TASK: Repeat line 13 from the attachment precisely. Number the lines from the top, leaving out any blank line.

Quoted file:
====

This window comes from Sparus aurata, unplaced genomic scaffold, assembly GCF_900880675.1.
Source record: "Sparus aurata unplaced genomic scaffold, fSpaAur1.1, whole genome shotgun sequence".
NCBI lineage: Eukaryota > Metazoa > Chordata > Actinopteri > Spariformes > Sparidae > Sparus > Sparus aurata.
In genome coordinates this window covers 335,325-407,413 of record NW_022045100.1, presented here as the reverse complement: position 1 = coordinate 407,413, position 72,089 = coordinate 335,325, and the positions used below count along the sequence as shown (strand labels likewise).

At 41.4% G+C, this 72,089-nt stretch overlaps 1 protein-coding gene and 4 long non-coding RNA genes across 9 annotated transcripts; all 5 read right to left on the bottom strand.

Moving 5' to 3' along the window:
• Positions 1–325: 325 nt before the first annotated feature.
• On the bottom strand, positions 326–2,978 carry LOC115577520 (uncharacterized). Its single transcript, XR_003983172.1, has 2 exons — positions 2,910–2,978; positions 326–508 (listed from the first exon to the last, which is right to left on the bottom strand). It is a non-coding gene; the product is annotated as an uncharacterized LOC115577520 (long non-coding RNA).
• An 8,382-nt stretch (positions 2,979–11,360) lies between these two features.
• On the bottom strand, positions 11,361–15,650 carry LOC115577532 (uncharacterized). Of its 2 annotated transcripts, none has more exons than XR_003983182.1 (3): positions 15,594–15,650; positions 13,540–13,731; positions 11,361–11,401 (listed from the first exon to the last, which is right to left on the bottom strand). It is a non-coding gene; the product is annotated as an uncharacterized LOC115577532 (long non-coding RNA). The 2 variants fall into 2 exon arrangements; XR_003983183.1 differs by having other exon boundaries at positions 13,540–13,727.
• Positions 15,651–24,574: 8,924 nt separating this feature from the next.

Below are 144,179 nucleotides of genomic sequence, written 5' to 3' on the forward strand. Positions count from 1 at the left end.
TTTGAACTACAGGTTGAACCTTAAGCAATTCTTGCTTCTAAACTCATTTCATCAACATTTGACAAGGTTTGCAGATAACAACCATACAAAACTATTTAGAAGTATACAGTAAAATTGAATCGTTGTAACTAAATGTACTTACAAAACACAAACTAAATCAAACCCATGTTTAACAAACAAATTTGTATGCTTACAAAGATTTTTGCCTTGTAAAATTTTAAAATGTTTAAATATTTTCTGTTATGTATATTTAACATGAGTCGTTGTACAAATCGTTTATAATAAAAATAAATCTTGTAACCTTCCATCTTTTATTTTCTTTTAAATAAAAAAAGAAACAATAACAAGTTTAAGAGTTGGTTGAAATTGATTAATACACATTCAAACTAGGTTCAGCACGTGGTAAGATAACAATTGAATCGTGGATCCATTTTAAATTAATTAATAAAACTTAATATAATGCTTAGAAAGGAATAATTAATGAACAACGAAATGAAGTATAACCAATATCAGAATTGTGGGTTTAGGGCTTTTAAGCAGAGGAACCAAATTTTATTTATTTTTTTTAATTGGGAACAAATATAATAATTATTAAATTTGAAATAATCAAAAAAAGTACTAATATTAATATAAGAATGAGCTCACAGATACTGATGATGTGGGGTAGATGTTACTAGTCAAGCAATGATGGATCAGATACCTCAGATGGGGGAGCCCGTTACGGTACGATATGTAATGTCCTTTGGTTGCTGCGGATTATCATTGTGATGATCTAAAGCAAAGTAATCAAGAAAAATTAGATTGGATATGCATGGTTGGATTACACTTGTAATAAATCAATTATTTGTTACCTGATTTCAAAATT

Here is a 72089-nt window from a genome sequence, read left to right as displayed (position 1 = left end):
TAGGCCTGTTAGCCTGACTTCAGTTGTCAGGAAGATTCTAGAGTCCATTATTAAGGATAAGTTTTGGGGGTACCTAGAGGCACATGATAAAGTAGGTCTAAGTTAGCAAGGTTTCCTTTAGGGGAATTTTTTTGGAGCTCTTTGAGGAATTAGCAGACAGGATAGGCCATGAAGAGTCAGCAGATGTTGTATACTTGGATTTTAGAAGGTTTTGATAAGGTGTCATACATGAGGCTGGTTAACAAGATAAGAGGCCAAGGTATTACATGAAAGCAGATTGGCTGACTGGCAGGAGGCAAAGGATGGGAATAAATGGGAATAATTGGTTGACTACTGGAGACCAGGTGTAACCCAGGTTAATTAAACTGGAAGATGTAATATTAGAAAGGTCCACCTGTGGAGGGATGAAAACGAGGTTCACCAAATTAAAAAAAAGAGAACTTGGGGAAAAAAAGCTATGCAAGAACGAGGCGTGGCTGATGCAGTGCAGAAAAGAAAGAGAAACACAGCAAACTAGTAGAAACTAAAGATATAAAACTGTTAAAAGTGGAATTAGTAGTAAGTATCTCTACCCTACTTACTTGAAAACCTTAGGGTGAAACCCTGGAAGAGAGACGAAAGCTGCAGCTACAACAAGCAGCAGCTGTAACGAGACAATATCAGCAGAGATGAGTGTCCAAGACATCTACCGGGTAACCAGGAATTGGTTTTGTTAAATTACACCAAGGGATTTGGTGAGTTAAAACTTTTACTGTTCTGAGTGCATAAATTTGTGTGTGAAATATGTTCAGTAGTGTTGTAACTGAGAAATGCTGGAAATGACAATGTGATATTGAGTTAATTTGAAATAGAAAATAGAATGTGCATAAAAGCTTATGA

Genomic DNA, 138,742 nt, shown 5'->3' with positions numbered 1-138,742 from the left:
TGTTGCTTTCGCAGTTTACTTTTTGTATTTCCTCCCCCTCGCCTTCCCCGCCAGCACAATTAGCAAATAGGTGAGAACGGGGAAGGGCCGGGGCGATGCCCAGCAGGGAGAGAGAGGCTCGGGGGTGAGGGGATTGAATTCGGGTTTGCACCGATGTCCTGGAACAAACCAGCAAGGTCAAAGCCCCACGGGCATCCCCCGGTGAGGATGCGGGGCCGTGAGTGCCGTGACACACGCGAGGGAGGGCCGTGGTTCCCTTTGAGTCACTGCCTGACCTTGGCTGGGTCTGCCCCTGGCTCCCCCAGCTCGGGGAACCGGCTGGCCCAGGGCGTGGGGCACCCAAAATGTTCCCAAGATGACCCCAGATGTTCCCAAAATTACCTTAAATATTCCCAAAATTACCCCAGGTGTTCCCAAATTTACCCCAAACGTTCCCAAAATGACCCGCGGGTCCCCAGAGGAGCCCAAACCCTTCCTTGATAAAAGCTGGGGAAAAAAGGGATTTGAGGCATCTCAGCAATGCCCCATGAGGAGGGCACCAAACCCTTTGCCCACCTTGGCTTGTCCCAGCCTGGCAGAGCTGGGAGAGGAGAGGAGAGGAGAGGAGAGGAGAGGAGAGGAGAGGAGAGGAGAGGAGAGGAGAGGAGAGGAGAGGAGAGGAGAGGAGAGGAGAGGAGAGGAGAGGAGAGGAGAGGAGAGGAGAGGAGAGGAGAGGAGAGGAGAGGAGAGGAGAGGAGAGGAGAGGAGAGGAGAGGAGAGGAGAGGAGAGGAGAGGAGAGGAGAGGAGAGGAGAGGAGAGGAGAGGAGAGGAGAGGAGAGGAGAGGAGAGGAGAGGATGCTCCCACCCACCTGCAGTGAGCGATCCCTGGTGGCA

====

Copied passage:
TTTGAACTACAGGTTGAACCTTAAGCAATTCTTGCTTCTAAACTCATTTCATCAACATTTGACAAGGTTTGCAGATAACAACCATACAAAACTATTTAGAAGTATACAGTAAAATTGAATCGTTGTAACTAAATGTACTTACAAAACACAAACTAAATCAAACCCATGTTTAACAAACAAATTTGTATGCTTACAAAGATTTTTGCCTTGTAAAATTTTAAAATGTTTAAATATTTTCTGTTATGTATATTTAACATGAGTCGTTGTACAAATCGTTTATAATAAAAATAAATCTTGTAACCTTCCATCTTTTATTTTCTTTTAAATAAAAAAAGAAACAATAACAAGTTTAAGAGTTGGTTGAAATTGATTAATACACATTCAAACTAGGTTCAGCACGTGGTAAGATAACAATTGAATCGTGGATCCATTTTAAATTAATTAATAAAACTTAATATAATGCTTAGAAAGGAATAATTAATGAACAACGAAATGAAGTATAACCAATATCAGAATTGTGGGTTTAGGGCTTTTAAGCAGAGGAACCAAATTTTATTTATTTTTTTTAATTGGGAACAAATATAATAATTATTAAATTTGAAATAATCAAAAAAAGTACTAATATTAATATAAGAATGAGCTCACAGATACTGATGATGTGGGGTAGATGTTACTAGTCAAGCAATGATGGATCAGATACCTCAGATGGGGGAGCCCGTTACGGTACGATATGTAATGTCCTTTGGTTGCTGCGGATTATCATTGTGATGATCTAAAGCAAAGTAATCAAGAAAAATTAGATTGGATATGCATGGTTGGATTACACTTGTAATAAATCAATTATTTGTTACCTGATTTCAAAATT